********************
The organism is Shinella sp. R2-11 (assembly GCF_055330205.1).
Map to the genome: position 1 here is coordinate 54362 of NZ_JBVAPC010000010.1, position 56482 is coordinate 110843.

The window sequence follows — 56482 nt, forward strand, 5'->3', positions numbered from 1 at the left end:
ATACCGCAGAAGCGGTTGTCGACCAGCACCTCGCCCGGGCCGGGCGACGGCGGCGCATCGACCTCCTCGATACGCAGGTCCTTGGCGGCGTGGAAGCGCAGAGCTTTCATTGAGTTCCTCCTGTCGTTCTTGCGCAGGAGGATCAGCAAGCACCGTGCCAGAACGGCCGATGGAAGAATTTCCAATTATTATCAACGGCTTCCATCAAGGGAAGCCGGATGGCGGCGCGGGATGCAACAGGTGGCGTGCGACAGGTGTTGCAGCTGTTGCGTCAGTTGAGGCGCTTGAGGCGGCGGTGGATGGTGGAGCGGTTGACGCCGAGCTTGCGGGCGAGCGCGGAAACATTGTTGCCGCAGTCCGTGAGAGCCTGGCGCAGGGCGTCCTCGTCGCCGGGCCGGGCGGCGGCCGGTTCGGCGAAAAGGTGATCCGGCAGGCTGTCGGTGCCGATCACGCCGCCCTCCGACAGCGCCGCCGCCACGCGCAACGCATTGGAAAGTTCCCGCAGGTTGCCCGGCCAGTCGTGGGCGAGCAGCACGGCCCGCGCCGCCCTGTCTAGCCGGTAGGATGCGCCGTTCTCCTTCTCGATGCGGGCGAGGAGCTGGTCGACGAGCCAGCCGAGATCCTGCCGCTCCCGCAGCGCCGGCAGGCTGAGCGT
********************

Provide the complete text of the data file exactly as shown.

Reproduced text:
The organism is Shinella sp. R2-11 (assembly GCF_055330205.1).
Map to the genome: position 1 here is coordinate 54362 of NZ_JBVAPC010000010.1, position 56482 is coordinate 110843.

The window sequence follows — 56482 nt, forward strand, 5'->3', positions numbered from 1 at the left end:
ATACCGCAGAAGCGGTTGTCGACCAGCACCTCGCCCGGGCCGGGCGACGGCGGCGCATCGACCTCCTCGATACGCAGGTCCTTGGCGGCGTGGAAGCGCAGAGCTTTCATTGAGTTCCTCCTGTCGTTCTTGCGCAGGAGGATCAGCAAGCACCGTGCCAGAACGGCCGATGGAAGAATTTCCAATTATTATCAACGGCTTCCATCAAGGGAAGCCGGATGGCGGCGCGGGATGCAACAGGTGGCGTGCGACAGGTGTTGCAGCTGTTGCGTCAGTTGAGGCGCTTGAGGCGGCGGTGGATGGTGGAGCGGTTGACGCCGAGCTTGCGGGCGAGCGCGGAAACATTGTTGCCGCAGTCCGTGAGAGCCTGGCGCAGGGCGTCCTCGTCGCCGGGCCGGGCGGCGGCCGGTTCGGCGAAAAGGTGATCCGGCAGGCTGTCGGTGCCGATCACGCCGCCCTCCGACAGCGCCGCCGCCACGCGCAACGCATTGGAAAGTTCCCGCAGGTTGCCCGGCCAGTCGTGGGCGAGCAGCACGGCCCGCGCCGCCCTGTCTAGCCGGTAGGATGCGCCGTTCTCCTTCTCGATGCGGGCGAGGAGCTGGTCGACGAGCCAGCCGAGATCCTGCCGCTCCCGCAGCGCCGGCAGGCTGAGCGT